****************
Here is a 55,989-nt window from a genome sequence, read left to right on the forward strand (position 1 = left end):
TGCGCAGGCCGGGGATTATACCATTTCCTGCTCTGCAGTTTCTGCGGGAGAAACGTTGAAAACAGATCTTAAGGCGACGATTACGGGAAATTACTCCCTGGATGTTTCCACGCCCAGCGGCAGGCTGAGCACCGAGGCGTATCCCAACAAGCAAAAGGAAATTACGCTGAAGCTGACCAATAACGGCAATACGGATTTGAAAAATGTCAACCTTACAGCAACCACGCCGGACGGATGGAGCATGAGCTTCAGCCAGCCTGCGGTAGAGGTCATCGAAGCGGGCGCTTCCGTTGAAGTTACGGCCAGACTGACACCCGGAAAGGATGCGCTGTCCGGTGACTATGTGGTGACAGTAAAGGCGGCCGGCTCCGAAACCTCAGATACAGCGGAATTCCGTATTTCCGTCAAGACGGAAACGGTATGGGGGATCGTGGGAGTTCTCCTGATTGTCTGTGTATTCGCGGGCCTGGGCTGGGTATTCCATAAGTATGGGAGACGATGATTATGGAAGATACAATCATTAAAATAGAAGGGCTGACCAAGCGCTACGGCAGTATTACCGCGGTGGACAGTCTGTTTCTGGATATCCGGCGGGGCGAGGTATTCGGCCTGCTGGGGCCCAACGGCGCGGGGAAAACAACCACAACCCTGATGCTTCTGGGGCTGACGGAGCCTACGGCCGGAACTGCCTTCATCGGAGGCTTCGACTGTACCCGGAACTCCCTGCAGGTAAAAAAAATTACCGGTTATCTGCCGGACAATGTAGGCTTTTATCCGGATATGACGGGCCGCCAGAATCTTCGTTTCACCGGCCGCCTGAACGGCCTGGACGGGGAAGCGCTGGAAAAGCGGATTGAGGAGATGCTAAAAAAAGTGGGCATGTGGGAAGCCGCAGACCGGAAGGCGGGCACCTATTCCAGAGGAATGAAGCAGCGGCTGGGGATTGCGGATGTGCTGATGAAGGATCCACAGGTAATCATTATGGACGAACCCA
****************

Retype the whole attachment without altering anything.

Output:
Here is a 55,989-nt window from a genome sequence, read left to right on the forward strand (position 1 = left end):
TGCGCAGGCCGGGGATTATACCATTTCCTGCTCTGCAGTTTCTGCGGGAGAAACGTTGAAAACAGATCTTAAGGCGACGATTACGGGAAATTACTCCCTGGATGTTTCCACGCCCAGCGGCAGGCTGAGCACCGAGGCGTATCCCAACAAGCAAAAGGAAATTACGCTGAAGCTGACCAATAACGGCAATACGGATTTGAAAAATGTCAACCTTACAGCAACCACGCCGGACGGATGGAGCATGAGCTTCAGCCAGCCTGCGGTAGAGGTCATCGAAGCGGGCGCTTCCGTTGAAGTTACGGCCAGACTGACACCCGGAAAGGATGCGCTGTCCGGTGACTATGTGGTGACAGTAAAGGCGGCCGGCTCCGAAACCTCAGATACAGCGGAATTCCGTATTTCCGTCAAGACGGAAACGGTATGGGGGATCGTGGGAGTTCTCCTGATTGTCTGTGTATTCGCGGGCCTGGGCTGGGTATTCCATAAGTATGGGAGACGATGATTATGGAAGATACAATCATTAAAATAGAAGGGCTGACCAAGCGCTACGGCAGTATTACCGCGGTGGACAGTCTGTTTCTGGATATCCGGCGGGGCGAGGTATTCGGCCTGCTGGGGCCCAACGGCGCGGGGAAAACAACCACAACCCTGATGCTTCTGGGGCTGACGGAGCCTACGGCCGGAACTGCCTTCATCGGAGGCTTCGACTGTACCCGGAACTCCCTGCAGGTAAAAAAAATTACCGGTTATCTGCCGGACAATGTAGGCTTTTATCCGGATATGACGGGCCGCCAGAATCTTCGTTTCACCGGCCGCCTGAACGGCCTGGACGGGGAAGCGCTGGAAAAGCGGATTGAGGAGATGCTAAAAAAAGTGGGCATGTGGGAAGCCGCAGACCGGAAGGCGGGCACCTATTCCAGAGGAATGAAGCAGCGGCTGGGGATTGCGGATGTGCTGATGAAGGATCCACAGGTAATCATTATGGACGAACCCA